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When it comes time to increase your data center's cooling capacity, you have two basic options: Either build/renovate a structure or use a containerized system, which is completely self-contained and simply needs space. Both ways have their pluses and minuses. Construction offers more room for equipment to be serviced, better security and protection from the elements. Containerized solutions are cheaper and provide more flexibility when it comes to ramping up capacity. As demand for cooling increases, containerized solutions offer a way to quickly scale capacity without having to either wait for new construction to be complete or overbuilding from the beginning. Containers can be easily added — or removed — at any time to match with current demands.
Management software allows for oversight of everything from room management to security, building control to power, cooling to CPU load. The software packages can offer data gathering, monitoring and automation for the center overall and each individual subsystem. Traditionally, each system required its own application, with a dashboard being used to tie everything together. Now, data center managers can quickly and easily see the complete picture of the data center to help inform their decisions. Integrated software also allows for the "whole building" perspective when it comes to data center decisions.
The security of data in a data center is a top priority during the planning, design and implementation stages. Physical security is important as well, and is often overlooked or handed off to be part of building security. A good data center-specific security system not only protects equipment, but can provide warnings about environmental dangers such as extreme temperatures or out-of-range humidity and even give advance notice of equipment failure. Cameras and wireless options add even more flexibility.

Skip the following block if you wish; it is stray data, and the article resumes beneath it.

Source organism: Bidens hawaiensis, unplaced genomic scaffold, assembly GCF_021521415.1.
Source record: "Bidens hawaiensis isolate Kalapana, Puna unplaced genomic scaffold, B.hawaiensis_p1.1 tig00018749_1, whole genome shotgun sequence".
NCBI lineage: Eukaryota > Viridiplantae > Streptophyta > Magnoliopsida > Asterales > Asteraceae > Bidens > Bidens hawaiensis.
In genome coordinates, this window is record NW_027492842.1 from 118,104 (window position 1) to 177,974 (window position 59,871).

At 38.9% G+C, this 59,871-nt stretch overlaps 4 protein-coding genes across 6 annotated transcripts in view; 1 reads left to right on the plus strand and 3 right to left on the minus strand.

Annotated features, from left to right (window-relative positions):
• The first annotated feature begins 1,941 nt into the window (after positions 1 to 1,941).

An Uninterruptible Power Supply (UPS) is the cornerstone of any data center's reliability. If the main power goes out, the UPS take over until the backup generators can take the load. When looking at a UPS, there are a couple things to keep in mind. First, don't just size the system to meet your current load. Installing a UPS that can scale up to 150 or 200 percent of the current load will allow for future expansion, as well as protect against additional loads when equipment is using the UPS. Second, make sure the battery capacity is appropriate. If a piece of data center equipment only has to stay powered on long enough to shut down, it doesn't need nearly as much battery capacity as a critical component.
Server racks are the basic building block of data centers. Like building blocks, they can be treated as modular units during design and construction phases; changing the layout of racks is generally cheaper and easier than changing the infrastructure after a construction project begins. But, they do have their own requirements that have to be met. In addition to the power required for the rack itself, it has to have a power system that can provide the necessary power for the individual servers. Cables should be run to and from the rack in a way that allows for clean, compact bundling and management. And in hot aisle/cold aisle cooling configurations, blanking panels should be used to help manage air flow.
Between the power needed to run the computer equipment itself and the energy used to heat and cool it, data centers can be intensive users of energy. "In a data center, energy typically is the highest cost," says Dale Sartor, a staff engineer with Lawrence Berkeley National Laboratory, a Department of Energy National Lab.
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